It is said that Shabbot is a taste of Gan Eden. It is claimed, as well, that it is better to receive “payment” for our thoughts, words, and deeds in Olam Haba than to receive payment for them in this reality. 



Even so, there are times when the barriers among the spheres momentarily thin and we are privileged to see far away worlds. A recent Tu’ Bishvat seder, which Computer Cowboy and I were privileged to attended, was one such instance of celestial limits being stretching out enough to become sufficiently diaphanous for us to peek into Paradise, into a time and space where the righteous shine like luminaries and where the rest of us can reflect back their light.



At that seudah, several generations of a wonderful family gathered (my husband and I were among the few nonfamily members). All in attendance, though, regardless of affiliation, celebrated Creation, as The Almighty’s handiwork is made emblematic in trees and in their produce, and celebrated our role, as servants of Hashem, as being trees in His field.



Trees need water, that is, we need Torah. For that reason, the evening was filled with songs, with Drashot, and with many, many blessings, both formal and extemporary. That night, too, provided abundant tastes of the literal fruits of The Boss’ work. 



To the undiscerning eye, it might have seemed as though the family and its friends had simply gathered for a joyous meal. Small children acted typical; they climbed under tables and spilled food on many surfaces. Older children, too, were normal in that they made it their business to play waitstaff. Slightly older children, those among the group who were newly married, likewise, seemed ordinary in their making of goo-goo eyes at each other. Brothers, sisters, aunts, uncles, uncles, and cousins, similarly, were busy with usual behaviors as they hugged and kissed each other in greeting, or otherwise rejoiced in their being able to come together, safely, for a simcha.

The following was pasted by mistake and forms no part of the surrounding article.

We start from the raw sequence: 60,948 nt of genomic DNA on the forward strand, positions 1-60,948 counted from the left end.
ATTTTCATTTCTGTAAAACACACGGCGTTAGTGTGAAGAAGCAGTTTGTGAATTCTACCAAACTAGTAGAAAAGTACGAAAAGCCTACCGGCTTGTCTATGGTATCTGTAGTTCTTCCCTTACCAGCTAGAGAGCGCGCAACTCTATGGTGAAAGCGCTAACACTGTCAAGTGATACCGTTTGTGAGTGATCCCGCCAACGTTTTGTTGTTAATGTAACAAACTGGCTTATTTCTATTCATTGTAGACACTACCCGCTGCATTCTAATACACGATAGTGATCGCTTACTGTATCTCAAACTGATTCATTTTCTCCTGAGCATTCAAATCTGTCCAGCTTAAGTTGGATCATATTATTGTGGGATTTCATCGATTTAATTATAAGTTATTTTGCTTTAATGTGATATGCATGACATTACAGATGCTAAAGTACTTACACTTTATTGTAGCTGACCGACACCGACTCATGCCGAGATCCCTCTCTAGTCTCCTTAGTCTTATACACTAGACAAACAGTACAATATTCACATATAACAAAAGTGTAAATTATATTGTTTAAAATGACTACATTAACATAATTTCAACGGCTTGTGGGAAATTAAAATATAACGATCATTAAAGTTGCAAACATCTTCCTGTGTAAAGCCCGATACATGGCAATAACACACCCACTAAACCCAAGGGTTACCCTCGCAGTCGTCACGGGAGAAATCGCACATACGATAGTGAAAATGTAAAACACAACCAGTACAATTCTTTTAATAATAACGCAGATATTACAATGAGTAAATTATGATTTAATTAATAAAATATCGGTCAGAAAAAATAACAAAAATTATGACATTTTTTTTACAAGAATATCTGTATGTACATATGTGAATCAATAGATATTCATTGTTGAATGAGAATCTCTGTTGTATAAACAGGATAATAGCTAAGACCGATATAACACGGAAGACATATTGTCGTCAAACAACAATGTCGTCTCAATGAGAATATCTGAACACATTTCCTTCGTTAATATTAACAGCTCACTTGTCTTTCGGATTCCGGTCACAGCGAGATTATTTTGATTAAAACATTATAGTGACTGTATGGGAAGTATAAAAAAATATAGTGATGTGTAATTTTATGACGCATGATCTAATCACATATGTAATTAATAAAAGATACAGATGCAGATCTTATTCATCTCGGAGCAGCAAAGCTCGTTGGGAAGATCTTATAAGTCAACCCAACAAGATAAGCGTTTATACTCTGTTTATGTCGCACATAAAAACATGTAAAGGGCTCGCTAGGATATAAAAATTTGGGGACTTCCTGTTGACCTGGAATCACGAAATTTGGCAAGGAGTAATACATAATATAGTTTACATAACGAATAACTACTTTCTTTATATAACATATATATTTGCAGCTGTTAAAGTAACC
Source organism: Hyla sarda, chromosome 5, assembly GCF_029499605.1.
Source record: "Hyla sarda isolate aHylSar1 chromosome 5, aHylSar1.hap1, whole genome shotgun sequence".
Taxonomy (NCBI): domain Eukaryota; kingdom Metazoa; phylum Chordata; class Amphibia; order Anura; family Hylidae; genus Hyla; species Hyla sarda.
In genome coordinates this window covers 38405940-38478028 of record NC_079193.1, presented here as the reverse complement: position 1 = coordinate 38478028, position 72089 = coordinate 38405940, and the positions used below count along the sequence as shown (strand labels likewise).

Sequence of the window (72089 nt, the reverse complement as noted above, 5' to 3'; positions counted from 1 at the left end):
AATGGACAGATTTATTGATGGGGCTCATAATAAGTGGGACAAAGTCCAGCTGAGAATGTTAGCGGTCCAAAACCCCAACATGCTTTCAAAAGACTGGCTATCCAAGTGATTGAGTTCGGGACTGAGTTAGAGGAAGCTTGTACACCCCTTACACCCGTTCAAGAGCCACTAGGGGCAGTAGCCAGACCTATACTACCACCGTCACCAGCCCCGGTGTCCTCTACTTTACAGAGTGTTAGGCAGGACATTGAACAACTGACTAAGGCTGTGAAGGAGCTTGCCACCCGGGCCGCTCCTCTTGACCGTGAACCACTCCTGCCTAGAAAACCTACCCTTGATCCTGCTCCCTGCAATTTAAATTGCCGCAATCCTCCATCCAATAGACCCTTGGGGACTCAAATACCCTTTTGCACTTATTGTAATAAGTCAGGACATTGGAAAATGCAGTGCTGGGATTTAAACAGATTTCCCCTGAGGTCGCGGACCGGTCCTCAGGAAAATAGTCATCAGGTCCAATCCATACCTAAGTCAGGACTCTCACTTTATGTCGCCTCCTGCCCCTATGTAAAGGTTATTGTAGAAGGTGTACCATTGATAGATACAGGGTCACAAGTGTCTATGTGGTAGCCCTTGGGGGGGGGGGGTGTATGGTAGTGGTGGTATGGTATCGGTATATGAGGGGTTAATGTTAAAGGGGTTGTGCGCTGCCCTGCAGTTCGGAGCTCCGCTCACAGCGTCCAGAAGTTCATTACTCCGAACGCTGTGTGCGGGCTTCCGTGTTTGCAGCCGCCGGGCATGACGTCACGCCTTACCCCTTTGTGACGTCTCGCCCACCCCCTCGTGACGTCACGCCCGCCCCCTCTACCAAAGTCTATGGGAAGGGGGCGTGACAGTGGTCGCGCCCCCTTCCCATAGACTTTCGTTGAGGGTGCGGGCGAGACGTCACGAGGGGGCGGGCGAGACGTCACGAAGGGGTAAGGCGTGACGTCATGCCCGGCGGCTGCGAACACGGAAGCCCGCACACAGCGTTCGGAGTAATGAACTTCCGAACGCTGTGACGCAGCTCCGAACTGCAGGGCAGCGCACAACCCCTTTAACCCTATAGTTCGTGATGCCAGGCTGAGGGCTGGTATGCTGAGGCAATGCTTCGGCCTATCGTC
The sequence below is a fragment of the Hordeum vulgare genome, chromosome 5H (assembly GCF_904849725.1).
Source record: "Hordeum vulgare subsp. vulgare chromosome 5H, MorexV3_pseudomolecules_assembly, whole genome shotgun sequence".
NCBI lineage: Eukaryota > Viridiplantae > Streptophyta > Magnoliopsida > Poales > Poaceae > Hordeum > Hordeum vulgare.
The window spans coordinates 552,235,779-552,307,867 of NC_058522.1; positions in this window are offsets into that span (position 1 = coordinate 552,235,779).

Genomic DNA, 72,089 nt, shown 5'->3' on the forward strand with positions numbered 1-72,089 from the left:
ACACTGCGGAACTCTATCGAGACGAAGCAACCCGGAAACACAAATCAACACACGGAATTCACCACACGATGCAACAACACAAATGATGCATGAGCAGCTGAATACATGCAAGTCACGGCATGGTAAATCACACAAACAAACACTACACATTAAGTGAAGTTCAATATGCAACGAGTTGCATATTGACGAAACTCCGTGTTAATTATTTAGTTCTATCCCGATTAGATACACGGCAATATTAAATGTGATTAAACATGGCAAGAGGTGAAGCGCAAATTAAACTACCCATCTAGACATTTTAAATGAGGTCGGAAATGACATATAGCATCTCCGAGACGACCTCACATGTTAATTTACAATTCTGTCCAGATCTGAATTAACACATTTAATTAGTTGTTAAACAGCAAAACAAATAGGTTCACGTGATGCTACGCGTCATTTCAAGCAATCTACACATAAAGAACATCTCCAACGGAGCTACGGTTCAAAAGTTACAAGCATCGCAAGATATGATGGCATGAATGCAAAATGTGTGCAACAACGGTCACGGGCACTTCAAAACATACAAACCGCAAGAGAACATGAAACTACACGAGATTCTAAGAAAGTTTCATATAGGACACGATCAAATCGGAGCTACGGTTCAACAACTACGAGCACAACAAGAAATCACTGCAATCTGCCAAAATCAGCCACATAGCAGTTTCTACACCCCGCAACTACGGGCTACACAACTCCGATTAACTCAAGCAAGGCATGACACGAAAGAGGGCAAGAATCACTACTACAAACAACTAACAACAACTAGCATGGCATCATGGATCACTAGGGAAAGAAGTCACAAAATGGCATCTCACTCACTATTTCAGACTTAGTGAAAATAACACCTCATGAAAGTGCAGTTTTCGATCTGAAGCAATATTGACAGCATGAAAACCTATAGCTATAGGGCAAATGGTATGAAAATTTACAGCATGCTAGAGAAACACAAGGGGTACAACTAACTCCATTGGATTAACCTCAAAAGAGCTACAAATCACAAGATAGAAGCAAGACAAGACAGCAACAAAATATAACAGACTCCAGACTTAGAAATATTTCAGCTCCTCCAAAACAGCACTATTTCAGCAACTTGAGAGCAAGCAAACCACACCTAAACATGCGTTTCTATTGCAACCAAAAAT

Some among the gathered were soldiers, complete with modern weaponry. Some were patient parents, who schlepped diapers, bottles, and pacifiers from cars to tables and back again. Others were busy grandparents, who basked, in short doses, in their buds and branches, but spent the greater part of the evening making nests of their laps for sleepy little heads.  



The evening was not atypical when little fingers reached, repeatedly, for the cake table. It was not too far from ordinary, either, when the older participants shared smile after smile as they shepped nachas while watching their sons and daughters run and jump with their siblings’ offspring. It was not such a big stretch, either when talented relatives conjured many courses worth of delicious, homemade food.



More exactly, the difference between that celebration, which we somehow merited to be part of, and many others like it were the subtleties. Just as chamomile can be healing, but other species of asters provide no relief, or, worse, can be toxic; just as techelet, the blue strings on tallisim worn by some Jews, first was thought to be made from a specific squid and is now attributed to a particular type of sea snail; just as the reason for enacting a deed of loving kindness matters, it was the raison d''être behind the happy time, not some collection of expensive tableware, of exotic food, of prestigious speakers (albeit there were rabbis and other Torah scholars in attendance), or of a well-orchestrated schedule, that elevated the evening.